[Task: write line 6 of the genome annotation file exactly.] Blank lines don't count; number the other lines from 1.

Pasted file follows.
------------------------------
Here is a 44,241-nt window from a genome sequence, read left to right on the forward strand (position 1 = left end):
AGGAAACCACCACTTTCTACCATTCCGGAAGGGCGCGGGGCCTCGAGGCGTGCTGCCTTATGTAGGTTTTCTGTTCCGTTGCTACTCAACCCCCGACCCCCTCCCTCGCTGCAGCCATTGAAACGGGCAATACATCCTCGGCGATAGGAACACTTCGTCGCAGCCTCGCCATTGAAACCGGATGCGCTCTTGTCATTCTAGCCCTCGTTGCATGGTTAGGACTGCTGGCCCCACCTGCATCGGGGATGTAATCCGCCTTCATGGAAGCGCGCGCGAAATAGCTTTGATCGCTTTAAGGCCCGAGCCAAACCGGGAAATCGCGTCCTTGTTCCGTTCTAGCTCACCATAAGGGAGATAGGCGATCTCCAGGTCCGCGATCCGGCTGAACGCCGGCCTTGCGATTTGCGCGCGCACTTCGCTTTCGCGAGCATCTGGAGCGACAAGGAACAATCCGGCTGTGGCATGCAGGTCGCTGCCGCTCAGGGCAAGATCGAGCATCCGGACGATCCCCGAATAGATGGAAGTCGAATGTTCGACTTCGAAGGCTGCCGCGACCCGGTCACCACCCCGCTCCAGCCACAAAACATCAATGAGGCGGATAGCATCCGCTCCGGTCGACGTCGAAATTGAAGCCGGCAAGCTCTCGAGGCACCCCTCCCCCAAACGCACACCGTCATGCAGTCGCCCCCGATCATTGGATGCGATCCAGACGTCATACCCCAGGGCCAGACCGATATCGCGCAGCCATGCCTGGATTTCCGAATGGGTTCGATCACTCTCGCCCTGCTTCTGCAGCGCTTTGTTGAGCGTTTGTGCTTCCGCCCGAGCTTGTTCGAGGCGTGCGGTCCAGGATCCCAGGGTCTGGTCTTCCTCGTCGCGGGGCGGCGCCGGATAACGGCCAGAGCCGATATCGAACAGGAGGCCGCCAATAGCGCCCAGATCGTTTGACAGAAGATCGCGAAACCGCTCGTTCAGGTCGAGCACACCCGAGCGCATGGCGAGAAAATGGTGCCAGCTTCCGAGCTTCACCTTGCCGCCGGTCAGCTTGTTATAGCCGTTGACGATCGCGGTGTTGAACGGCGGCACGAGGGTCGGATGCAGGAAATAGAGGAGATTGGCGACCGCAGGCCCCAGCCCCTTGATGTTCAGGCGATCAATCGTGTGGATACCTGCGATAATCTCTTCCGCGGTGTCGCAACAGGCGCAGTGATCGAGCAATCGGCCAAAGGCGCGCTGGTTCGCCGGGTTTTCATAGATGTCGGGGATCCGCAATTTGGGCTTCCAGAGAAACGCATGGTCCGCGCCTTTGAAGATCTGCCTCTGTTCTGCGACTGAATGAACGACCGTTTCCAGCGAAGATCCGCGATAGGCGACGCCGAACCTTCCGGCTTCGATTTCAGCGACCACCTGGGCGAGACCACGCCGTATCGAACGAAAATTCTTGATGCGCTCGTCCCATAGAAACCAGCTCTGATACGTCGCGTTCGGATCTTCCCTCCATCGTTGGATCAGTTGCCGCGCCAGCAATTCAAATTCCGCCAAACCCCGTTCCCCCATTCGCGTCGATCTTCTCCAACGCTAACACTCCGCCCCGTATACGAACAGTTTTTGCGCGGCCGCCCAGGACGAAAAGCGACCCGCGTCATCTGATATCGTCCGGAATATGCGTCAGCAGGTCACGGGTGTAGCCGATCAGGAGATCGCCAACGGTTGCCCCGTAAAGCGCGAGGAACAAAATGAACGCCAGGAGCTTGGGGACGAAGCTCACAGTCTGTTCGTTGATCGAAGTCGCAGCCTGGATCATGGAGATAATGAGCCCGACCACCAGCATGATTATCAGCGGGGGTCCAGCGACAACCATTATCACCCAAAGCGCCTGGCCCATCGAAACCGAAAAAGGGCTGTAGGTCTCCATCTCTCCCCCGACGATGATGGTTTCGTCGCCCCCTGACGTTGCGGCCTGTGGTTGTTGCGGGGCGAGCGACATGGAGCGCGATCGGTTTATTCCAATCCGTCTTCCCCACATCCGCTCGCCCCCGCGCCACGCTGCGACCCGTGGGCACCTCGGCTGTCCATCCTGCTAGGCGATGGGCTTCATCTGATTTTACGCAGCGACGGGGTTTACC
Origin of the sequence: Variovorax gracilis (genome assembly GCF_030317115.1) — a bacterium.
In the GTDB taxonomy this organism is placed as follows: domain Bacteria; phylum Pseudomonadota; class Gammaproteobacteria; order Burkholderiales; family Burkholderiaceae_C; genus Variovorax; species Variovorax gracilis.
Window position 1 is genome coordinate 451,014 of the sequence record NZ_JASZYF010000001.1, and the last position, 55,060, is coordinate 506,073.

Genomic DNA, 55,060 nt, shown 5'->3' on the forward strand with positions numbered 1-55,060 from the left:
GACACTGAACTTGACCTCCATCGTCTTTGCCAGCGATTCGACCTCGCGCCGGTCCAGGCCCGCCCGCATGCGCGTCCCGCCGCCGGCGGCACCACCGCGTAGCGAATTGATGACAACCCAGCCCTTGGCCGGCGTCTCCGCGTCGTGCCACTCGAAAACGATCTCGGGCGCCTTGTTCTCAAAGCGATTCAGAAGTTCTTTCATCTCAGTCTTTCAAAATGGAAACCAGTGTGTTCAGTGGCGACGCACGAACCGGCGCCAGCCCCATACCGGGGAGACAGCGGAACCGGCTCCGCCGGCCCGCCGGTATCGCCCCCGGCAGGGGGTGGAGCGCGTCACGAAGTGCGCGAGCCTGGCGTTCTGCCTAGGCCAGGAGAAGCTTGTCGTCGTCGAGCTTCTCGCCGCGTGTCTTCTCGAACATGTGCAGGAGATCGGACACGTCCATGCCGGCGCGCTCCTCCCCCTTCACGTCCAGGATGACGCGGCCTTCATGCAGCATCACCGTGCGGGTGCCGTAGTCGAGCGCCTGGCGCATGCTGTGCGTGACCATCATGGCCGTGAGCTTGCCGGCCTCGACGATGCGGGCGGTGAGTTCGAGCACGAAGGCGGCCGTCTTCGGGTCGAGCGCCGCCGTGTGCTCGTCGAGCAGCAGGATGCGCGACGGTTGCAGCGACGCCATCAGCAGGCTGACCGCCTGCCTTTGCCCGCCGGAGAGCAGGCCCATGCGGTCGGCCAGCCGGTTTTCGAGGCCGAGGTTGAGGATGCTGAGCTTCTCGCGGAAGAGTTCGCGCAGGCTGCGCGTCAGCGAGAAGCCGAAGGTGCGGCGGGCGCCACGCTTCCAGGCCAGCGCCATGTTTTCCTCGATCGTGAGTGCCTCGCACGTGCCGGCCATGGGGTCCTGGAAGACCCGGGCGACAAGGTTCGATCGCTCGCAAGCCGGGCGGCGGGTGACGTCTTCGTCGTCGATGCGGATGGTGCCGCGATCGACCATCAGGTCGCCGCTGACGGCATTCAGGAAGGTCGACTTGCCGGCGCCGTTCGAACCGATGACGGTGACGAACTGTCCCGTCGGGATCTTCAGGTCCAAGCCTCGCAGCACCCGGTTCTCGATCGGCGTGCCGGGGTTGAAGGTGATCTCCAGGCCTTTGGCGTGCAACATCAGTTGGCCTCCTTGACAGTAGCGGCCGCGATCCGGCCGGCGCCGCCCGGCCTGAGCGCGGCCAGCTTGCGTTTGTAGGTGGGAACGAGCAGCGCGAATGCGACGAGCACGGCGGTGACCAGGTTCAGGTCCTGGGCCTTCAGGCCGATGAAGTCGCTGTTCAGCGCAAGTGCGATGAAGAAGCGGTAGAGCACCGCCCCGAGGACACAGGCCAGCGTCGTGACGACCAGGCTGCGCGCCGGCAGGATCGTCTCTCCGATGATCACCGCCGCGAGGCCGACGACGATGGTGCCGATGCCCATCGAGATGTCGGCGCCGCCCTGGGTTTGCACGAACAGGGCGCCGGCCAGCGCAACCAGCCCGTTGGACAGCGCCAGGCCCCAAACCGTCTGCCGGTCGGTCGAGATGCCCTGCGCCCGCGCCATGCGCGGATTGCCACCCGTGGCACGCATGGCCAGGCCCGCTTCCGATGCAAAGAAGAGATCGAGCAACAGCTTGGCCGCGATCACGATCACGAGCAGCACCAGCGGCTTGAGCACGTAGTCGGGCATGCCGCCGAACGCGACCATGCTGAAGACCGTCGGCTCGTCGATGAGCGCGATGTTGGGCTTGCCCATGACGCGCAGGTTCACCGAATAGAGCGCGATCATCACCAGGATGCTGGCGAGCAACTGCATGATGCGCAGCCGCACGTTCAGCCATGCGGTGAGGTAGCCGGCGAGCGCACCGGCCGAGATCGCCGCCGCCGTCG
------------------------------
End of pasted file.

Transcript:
Genomic DNA, 55,060 nt, shown 5'->3' on the forward strand with positions numbered 1-55,060 from the left: